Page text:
Nonconforming Mortgage

What Is a Nonconforming Mortgage?

A nonconforming mortgage is a mortgage that does not meet the guidelines of government-sponsored enterprises (GSE) such as Fannie Mae and Freddie Mac and, therefore, cannot be sold to them. GSE guidelines consist of a maximum loan amount, suitable properties, down payment requirements, and credit requirements, among other factors.

A nonconforming mortgage may be contrasted with a conforming mortgage.

Key Takeaways

  • A nonconforming mortgage is a home loan that does not adhere to government-sponsored enterprises (GSE) guidelines and, therefore, cannot be resold to agencies such as Fannie Mae or Freddie Mac.
  • These loans often carry higher interest rates than conforming mortgages.
  • Mortgages that exceed the conforming loan limit are classified as nonconforming, and are called jumbo mortgages.
  • Other than the loan size, mortgages may become nonconforming based on a borrower’s loan-to-value ratio (down payment size), debt-to-income ratio, credit score and history, and documentation requirements.

Understanding Nonconforming Mortgages

Nonconforming mortgages are not bad loans in the sense that they are risky or overly complex. Financial institutions dislike them because they do not conform to GSE guidelines and, as a result, are harder to sell. For this reason, banks will usually command a higher interest rate on a nonconforming loan. 

Although private banks initially write most mortgages, they often end up in the portfolios of Fannie Mae and Freddie Mac. These two GSEs buy loans from banks and then package them into mortgage-backed securities (MBS) which sell on the secondary market. An MBS is a type of asset-backed security (ABS) secured by a collection of mortgages that originated from a regulated and authorized financial institution. While there are private financial companies who will buy, package, and resell an MBS, Fannie and Freddie are the two largest purchasers.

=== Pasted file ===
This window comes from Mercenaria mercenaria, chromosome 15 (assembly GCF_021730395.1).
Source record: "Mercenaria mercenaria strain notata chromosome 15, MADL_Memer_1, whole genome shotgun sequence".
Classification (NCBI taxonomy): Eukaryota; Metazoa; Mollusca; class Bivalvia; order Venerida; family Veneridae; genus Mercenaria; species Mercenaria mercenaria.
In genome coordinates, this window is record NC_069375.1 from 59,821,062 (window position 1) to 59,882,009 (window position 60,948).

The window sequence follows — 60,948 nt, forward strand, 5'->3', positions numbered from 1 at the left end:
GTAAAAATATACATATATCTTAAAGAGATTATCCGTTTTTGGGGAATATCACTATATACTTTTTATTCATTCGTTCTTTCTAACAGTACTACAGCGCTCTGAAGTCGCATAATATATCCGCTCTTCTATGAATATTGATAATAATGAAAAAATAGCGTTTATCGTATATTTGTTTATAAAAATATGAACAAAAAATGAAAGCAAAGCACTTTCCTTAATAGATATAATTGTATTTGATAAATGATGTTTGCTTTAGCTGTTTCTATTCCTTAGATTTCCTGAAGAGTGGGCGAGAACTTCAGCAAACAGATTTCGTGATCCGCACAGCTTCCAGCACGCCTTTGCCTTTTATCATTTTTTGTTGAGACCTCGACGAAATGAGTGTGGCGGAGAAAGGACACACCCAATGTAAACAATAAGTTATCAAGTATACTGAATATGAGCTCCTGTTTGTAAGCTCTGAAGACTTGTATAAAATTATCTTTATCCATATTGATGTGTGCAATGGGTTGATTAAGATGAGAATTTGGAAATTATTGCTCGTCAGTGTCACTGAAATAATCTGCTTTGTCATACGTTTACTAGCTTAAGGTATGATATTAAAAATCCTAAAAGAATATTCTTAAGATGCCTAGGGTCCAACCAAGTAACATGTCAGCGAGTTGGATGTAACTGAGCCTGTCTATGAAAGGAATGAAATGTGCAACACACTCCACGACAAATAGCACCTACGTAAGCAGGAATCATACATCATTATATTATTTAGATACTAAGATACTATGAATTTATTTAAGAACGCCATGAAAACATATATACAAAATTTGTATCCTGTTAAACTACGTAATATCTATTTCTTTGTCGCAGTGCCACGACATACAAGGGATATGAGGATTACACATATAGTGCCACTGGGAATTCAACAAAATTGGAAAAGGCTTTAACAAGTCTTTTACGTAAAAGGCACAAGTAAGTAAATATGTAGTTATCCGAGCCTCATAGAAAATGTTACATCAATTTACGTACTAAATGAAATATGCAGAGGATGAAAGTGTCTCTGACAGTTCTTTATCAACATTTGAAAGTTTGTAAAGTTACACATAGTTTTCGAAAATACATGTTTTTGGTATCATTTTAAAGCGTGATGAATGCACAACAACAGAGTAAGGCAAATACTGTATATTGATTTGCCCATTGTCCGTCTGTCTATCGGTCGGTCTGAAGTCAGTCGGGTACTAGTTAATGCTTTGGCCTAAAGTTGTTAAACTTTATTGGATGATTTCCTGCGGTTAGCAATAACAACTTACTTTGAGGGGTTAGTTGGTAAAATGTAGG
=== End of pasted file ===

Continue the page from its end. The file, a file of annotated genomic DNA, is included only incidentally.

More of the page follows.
Banks use the money from the sales of mortgages to invest in offering new loans, at the current interest rate. But Fannie Mae and Freddie Mac can’t buy just any mortgage product. The two GSEs have federal rules limits to buying loans that are deemed relatively risk-free. These loans are conforming mortgages, and banks like them precisely because they will readily sell.

By contrast, mortgages that Fannie Mae and Freddie Mac cannot buy are inherently riskier for banks to write. These difficult-to-sell loans must either stay in the bank’s portfolio or be sold to entities specializing in the secondary market for nonconforming loans.

Types of Nonconforming Mortgages

There are various borrower situations and types of loans that Fannie and Freddie deem as nonconforming. 

The most common nonconforming mortgage is what’s often called a jumbo mortgage—loans written for an amount more substantial than the Fannie Mae and Freddie Mac limits. In 2021, that limit in most U.S. counties is $647,200, but in some high-cost areas, such as New York City or San Francisco, it can be as high as $970,800.

Mortgages don’t have to be jumbo to be nonconforming. A low down payment can trigger nonconforming status, too. The threshold varies but could be 10-percent on a conventional mortgage or as little as 3-percent on a Federal Housing Administration (FHA) loan.

Also, a factor is the buyer’s debt-to-income ratio (DTI), which typically needs to be lower than 42-percent to qualify as a conforming loan. A credit score above 630-650 is usually required as well.

The type of property can also determine if a mortgage is nonconforming. For example, buyers of condos often get tripped up when they learn their dream vacation unit is nonconforming because the complex is considered non-warrantable. That includes condo associations where a single entity, such as the developer, owns more than 10-percent of the units. Other pitfalls include if a majority of the units are not owner-occupied, if more than 25-percent of the square footage is commercial, or if the homeowners association (HOA) is in litigation.

Article Sources

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  1. Federal Housing Finance Agency. “FHFA Announces Maximum Conforming Loan Limits for 2022.” Accessed Dec. 5, 2021.